Fanfare Magazine Reviews Quantz Seven Flute Sonatas CD

“The performances by…flutist Oleskiewicz and David Schulenberg on keyboard are finely nuanced…lovers of chamber music with flute will certainly want to get this disc. Highly recommended.”

for Fanfare Magazine, Mar./Apr. 2012

Today, the music of Quantz is largely relegated to that style we call Empfindsamkeit. Indeed, he is largely known only for his treatise On Playing the Flute published in Berlin in 1752, which contains a wealth of information on the musical life and practices of the period. Particularly his chamber works have often been seen as virtually identical to each other stylistically, predictable, and just the sort of “polite” music that would appeal to and not offend a powerful monarch. This in turn has relegated Quantz to that unenviable position of being a dull and predictable court composer whose works are somewhat static. Of course, in the real world, this reputation is hardly supportable, for the composer expanded the style and technical demands of the instrument tremendously. This recording of a selection of the vast repertoire he wrote for Frederick should underscore this point without question. We are presented here with seven sonatas that depict a wide variety of musical ideals …. In the first sonata in A Major, the chains of virtuoso motives in the first movement flow like a continuous stream, and I find it difficult to imagine where flutist Mary Oleskiewicz was able to breathe. The lilting Siciliano second movement is gentle and emotional, while in the E-Minor sonata’s second movement there is a hint of imitative counterpoint. Oleskiewicz points out that several of these works, most notably those beginning with the lyrical slow movements, predate his association with Frederick, but their style, with elements of emerging Classicism, must have been enjoyed during the soirées for their delicacy. Quantz not only knows how to compose for flute, he is adept at writing for other instruments as well. The trio sonata features a highly virtuoso harpsichord part, with the cello accompaniment banished to the far background as the flute and keyboard perform a complex and highly interactive dance with each other [Note by Mary: the cello does not perform in this work, in keeping with 18th-century practice!]. These sonatas are not just makework for some court, they are most individualistic and innovative (for their age), with special attention paid to the development of flute technique.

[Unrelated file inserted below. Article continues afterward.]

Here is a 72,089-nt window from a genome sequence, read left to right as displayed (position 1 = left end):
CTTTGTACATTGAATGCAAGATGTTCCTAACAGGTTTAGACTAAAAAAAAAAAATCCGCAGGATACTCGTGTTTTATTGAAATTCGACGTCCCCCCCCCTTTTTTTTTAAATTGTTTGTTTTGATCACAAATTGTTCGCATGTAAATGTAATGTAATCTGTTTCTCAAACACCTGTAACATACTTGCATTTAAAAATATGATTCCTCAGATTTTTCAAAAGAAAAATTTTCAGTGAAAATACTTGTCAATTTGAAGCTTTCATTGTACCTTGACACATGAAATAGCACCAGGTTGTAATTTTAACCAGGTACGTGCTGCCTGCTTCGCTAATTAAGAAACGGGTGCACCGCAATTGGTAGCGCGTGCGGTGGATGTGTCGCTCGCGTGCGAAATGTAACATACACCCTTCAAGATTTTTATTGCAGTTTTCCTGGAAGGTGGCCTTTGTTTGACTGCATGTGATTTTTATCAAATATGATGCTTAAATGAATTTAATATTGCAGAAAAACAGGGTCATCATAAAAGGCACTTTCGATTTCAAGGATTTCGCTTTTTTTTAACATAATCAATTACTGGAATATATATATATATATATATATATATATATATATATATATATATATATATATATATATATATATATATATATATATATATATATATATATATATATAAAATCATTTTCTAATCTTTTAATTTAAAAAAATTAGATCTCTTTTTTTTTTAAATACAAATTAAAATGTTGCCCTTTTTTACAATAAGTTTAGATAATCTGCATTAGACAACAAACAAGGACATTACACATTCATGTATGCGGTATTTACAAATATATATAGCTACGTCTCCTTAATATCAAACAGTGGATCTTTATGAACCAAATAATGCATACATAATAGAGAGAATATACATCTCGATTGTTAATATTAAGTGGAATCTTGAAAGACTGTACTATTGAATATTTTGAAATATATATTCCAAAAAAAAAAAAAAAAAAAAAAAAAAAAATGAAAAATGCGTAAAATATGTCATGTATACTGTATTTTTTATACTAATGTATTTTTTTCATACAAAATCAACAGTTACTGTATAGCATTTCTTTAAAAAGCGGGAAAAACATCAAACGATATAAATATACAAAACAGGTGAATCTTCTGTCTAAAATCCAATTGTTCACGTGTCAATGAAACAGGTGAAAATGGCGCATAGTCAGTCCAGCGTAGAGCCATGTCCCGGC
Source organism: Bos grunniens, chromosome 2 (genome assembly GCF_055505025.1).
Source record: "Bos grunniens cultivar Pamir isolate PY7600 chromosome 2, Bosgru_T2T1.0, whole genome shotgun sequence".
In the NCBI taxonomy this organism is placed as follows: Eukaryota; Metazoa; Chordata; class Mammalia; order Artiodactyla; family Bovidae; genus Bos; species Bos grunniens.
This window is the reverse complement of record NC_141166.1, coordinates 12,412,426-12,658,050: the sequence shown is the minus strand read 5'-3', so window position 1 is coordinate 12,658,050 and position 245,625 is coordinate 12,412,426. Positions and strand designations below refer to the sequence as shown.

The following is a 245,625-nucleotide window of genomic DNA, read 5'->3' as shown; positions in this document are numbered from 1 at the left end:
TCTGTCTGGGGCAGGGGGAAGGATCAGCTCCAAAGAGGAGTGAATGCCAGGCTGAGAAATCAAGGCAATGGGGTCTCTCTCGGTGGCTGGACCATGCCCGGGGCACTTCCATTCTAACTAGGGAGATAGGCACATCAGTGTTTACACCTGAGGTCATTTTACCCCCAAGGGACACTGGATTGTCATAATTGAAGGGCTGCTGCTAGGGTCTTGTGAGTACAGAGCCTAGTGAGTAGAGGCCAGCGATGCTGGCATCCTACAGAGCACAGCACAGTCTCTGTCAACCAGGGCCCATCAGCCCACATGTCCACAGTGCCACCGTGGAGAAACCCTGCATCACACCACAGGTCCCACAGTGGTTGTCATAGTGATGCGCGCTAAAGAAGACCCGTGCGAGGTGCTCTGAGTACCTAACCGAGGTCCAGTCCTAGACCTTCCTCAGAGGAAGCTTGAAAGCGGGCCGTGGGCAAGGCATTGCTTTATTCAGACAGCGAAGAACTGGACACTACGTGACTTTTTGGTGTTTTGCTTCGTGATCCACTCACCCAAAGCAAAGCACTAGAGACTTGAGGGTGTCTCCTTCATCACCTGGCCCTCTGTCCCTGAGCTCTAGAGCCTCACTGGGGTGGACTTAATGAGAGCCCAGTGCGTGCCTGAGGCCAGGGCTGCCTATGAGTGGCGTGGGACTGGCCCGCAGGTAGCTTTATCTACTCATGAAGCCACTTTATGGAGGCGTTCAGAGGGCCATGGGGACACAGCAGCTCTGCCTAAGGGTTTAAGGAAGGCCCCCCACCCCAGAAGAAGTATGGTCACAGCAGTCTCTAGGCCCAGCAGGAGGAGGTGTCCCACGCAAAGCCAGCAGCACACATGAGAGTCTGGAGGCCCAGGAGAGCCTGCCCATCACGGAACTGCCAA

The performances by…flutist Oleskiewicz and David Schulenberg on keyboard are finely nuanced. The former performs on a replica of Frederick’s flute, which Quantz himself made for the king, and at a chamber tone pitch of A = 385 Hz. I find that this low center takes the edge off of particularly the technically demanding passages, allowing for better control of their musicality. Indeed, both are in complete harmony with each other…, seeming to
anticipate phrasing and subtle shifts in the rhythm and tempo. Cellist Stephanie Vial, with her rocksolid foundation work as part of the continuo, is the third equal partner in this team. In short, lovers of chamber music with flute will certainly want to get this disc. It will not only reveal Quantz in a new and vibrant light, it will show just how crucial he was to the music of the classical style. Highly recommended.

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